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Anglo-Norman families: Earls of Norfolk (Bigod)

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The following is written by Charles Cawley and is excerpted (with some reformatting) from the FMG Medieval Lands database:

EARLS of NORFOLK 1142-1306 (BIGOD)


Two brothers: 1. GAUTHIER Bigod (-[1070/78] or after). An undated charter, which records that Geoffroy "Martel" Comte d´Anjou restored property to the abbey of La Trinité de Vendôme after he acquired the county of Vendôme, states that after his death [dated to 1060/67] "Gualterius Bigotus et frater eius Hugo" seized "terram de Pinis"[747]. "…Wauterii Bigoti…" witnessed the charter dated to [1040/65] under which "Avesgaudus, Sancti Vincentii abbas" confirmed a donation to the church of Saint-Vincent du Mans[748]. "Wauterius Bigotus et Alexandra uxor sua" sold revenue from "terre…Liragundam" to Saint-Vincent du Mans by charter dated to [1070/78][749]. m ALEXANDRA, daughter of ---. "Wauterius Bigotus et Alexandra uxor sua" sold revenue from "terre…Liragundam" to Saint-Vincent du Mans by charter dated to [1070/78][750]. Gauthier & [his wife] had one child: a) GUY Bigod . "Wido, filius Wauterii Bigoti, monachus" is named as one of the judges in a charter dated to [1080/1100] which records a dispute between Saint-Vincent du Mans and "Raherio…de Sarciaco"[751].

2. HUGUES Bigod . An undated charter, which records that Geoffroy "Martel" Comte d´Anjou restored property to the abbey of La Trinité de Vendôme after he acquired the county of Vendôme, states that after his death [dated to 1060/67] "Gualterius Bigotus et frater eius Hugo" seized "terram de Pinis"[752]. The cartulary of Saint-Vincent du Mans includes a census taken "ad festum sancti Johannis Baptiste", dated to end-11th/early 12th century, which names "…Ricardus Bigot iv d…Hugo Bigot iii s…"[753].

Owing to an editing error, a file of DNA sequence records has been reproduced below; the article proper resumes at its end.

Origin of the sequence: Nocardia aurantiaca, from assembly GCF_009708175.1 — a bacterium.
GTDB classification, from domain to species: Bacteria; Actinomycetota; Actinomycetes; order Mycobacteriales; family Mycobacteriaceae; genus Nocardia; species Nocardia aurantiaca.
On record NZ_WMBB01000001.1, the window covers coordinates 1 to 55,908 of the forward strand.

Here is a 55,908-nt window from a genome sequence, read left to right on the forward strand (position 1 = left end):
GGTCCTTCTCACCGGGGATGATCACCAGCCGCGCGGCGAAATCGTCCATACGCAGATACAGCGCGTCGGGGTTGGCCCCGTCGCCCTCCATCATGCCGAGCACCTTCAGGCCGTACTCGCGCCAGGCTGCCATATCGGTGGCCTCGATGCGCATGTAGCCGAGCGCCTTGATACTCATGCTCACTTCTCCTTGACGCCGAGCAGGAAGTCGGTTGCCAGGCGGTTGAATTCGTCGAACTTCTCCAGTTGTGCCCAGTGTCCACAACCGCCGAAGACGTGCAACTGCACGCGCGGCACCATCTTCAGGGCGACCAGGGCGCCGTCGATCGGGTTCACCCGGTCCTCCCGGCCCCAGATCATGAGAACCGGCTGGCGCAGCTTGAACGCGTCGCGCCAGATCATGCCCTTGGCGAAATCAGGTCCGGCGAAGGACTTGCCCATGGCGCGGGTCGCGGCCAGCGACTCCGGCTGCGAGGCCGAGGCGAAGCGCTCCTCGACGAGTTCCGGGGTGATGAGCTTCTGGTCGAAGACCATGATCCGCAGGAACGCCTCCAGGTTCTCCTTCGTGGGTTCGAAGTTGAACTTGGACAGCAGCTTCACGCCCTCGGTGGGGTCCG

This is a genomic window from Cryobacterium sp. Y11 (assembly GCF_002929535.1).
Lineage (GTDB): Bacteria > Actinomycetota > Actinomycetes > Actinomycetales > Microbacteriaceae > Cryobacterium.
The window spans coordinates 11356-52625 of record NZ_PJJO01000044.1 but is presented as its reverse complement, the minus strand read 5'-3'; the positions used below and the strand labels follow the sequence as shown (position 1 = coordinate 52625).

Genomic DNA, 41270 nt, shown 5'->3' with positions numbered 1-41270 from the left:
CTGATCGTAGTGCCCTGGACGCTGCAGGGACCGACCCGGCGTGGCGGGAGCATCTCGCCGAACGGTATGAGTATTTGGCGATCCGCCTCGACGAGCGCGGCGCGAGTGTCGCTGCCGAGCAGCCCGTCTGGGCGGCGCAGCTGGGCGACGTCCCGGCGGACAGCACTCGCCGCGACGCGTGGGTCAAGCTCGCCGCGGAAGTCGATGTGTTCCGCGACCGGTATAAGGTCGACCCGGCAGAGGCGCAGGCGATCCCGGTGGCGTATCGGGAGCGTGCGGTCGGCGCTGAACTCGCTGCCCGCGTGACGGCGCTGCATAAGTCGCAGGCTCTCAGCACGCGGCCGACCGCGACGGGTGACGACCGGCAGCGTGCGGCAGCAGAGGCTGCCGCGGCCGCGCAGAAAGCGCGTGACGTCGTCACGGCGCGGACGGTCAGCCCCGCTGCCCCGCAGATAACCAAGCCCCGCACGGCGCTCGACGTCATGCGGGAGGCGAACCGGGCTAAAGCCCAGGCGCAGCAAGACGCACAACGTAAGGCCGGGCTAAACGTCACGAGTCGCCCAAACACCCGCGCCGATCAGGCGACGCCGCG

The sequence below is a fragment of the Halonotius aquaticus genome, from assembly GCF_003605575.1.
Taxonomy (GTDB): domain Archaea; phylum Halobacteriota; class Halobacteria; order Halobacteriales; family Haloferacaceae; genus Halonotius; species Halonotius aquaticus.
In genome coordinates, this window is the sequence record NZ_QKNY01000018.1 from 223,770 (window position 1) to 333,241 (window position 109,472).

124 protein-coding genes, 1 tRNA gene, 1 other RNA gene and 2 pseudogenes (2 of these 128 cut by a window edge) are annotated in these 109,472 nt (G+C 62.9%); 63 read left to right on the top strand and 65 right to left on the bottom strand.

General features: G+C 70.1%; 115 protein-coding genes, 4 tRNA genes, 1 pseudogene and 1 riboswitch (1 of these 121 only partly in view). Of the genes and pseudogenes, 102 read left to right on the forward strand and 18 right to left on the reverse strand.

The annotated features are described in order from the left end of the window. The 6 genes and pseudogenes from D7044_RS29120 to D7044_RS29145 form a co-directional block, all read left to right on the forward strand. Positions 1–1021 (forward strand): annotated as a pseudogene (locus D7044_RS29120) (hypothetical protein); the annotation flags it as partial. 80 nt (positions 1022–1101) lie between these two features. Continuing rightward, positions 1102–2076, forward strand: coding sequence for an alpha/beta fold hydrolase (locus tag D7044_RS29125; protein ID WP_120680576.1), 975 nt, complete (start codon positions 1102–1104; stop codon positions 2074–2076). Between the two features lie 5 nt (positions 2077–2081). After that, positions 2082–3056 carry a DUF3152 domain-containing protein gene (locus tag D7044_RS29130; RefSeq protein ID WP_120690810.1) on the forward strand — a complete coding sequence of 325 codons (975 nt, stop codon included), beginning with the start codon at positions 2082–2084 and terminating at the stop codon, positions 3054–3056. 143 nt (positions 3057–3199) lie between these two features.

3. RICHARD Bigod . The cartulary of Saint-Vincent du Mans includes a census taken "ad festum sancti Johannis Baptiste", dated to end-11th/early 12th century, which names "…Ricardus Bigot iv d…Hugo Bigot iii s…"[754].


4. HAMELIN Bigod . The cartulary of Saint-Vincent du Mans includes a census taken "hortorum super sartam reddendo ad festum Symonis et Jude", dated to end-11th 12th century, which names "…Hamelinus Bigot xv d…Guarinus Bigotus xv d…"[755].


5. GUARIN Bigod . The cartulary of Saint-Vincent du Mans includes a census taken "hortorum super sartam reddendo ad festum Symonis et Jude", dated to end-11th 12th century, which names "…Hamelinus Bigot xv d…Guarinus Bigotus xv d…"[756].


6. JEAN Bigod . "…Johannes Bigotus…" witnessed the undated charter, dated to late 11th century, under which "Herbertus [Desreatus]…et Willelmus frater eius…et omnes infantes Herberti" donated property to the church of Saint-Vincent du Mans[757].


Two brothers, one sister, parents not known:

1. ROGER Bigod (-1107, bur Thetford[758]).

  • He was granted land in Norfolk and Suffolk. He held Earsham, Suffolk in 1071.
  • "…Rogerus Bigotus…" subscribed a charter dated Sep 1101 under which Bishop Herbert donated property to Norwich priory[759].
  • "…Rogeri de Bigot…" subscribed a charter dated 14 Sep 1101 under which Henry I King of England donated property to Bath St Peter[760].
  • “Rogerus Bygot” founded Thetford Priory, with the advice of “…uxoris meæ Adeliciæ”, by undated charter dated to the reign of King Henry I[761].
  • The Annals of Bermondsey which record the death in 1107 of “Rogerus Bigod, principalis fundator monasterii Beatæ Mariæ Thetfordiæ”[762].
 

m firstly ADELAIS, daughter of ---.

  • The Liber Vitæ of Durham lists (in order) "Rodgerus Bigodus, Atheles uxor eius, Willelmus filius eorum"[763].
  • “Willielmus Bigot, dapifer regis Anglorum” donated property to Thetford Priory, for the souls of “patris mei Rogerii Bigoti et matris meæ Adelidis” and for the salvation of “fratris mei Hugonis et sororum mearum”, by undated charter dated to the reign of King Henry I[764].